"Howbeit, such a husband have I found in you, Ailill son of Ross Ruad of Leinster. You are not churlish; you are not jealous; you are not a sluggard. When we wed, I gave a gift to you of clothing enough for twelve men, a chariot worth thrice seven bondmaids, the breadth of thy face of red gold, and the weight of thy left forearm of silvered bronze. Whoever brings shame and sorrow and madness upon you, it is to me the compensation belongs, for a kept man is what you are."

Pagan Blog Project

Monday, June 11, 2012

Kemetic Priesthood – a Response

A little while ago, I read this awesome blog post about Kemetic priesthood in antiquity as well as today. I enjoyed it so much that today I'm going to try to answer a couple of questions that Devo posed. (And if you must know why it took me almost two weeks to do so, the answer is simple: I'm lazy. Deal with it.) 

"What is your take on priesthood then..."

The Temple of Isis at Philae
I can't say that I am very familiar with the subject, but the most striking aspect of the priesthood of ancient Egypt are the rituals. They are fascinating in their intricacy, artistic even, and the level of commitment required to perform those rites every day for months on end is astonishing (not to mention intimidating). Yet that could only be accomplished because, as Devo pointed out, priesthood then was a job. The temples, as well as the culture itself, supported priests during their service, and that is certainly not the case today. It makes me wonder if those rituals could ever truly be revived as a part of a modern priest's daily practice.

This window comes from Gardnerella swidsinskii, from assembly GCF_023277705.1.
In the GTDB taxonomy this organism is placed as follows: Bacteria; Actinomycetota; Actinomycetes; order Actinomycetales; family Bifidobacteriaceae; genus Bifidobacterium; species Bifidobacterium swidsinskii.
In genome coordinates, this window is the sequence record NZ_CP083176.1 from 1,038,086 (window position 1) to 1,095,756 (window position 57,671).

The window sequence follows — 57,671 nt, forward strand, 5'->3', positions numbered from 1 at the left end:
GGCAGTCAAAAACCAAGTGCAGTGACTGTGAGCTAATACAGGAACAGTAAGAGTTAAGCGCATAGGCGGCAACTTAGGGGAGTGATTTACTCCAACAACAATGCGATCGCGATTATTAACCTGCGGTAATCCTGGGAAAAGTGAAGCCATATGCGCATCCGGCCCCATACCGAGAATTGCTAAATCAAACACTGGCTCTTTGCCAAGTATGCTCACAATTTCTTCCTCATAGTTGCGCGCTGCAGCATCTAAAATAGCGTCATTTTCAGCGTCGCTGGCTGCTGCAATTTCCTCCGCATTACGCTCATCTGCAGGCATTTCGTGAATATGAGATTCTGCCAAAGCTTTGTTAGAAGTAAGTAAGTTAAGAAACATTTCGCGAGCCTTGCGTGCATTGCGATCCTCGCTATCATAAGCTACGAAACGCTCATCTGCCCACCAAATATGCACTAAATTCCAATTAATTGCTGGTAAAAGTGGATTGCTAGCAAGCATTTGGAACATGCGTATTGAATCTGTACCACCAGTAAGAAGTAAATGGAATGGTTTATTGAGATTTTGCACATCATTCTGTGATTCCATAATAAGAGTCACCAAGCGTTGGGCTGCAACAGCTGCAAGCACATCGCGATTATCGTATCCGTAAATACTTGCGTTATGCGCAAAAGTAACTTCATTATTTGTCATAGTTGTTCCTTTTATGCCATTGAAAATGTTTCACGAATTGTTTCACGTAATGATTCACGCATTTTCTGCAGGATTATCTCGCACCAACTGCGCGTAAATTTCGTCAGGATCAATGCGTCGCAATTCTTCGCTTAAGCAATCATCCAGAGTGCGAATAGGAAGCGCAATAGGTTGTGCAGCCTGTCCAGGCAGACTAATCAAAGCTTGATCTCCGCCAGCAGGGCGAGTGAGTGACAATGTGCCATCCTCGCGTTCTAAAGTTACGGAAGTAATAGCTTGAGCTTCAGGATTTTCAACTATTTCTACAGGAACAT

"...and now?"

With the exception of Kemetic Orthodoxy, Kemetic priesthood is largely fractured and undefined. Individual temples may have their own requirements for priesthood, but the subject becomes a bit confusing when we talk about independent practitioners. Someone who is devoted to learning about the religion as it was practiced, the myths, and the gods, and has made a serious commitment to serving them is as good as a priest to me. I suppose what we get then is a collection of unaffiliated practitioners, many of whom act as their own priest, whether or not they claim that title for themselves. 

"What do you think the modern Kemetic community needs from its priesthood, if anything?"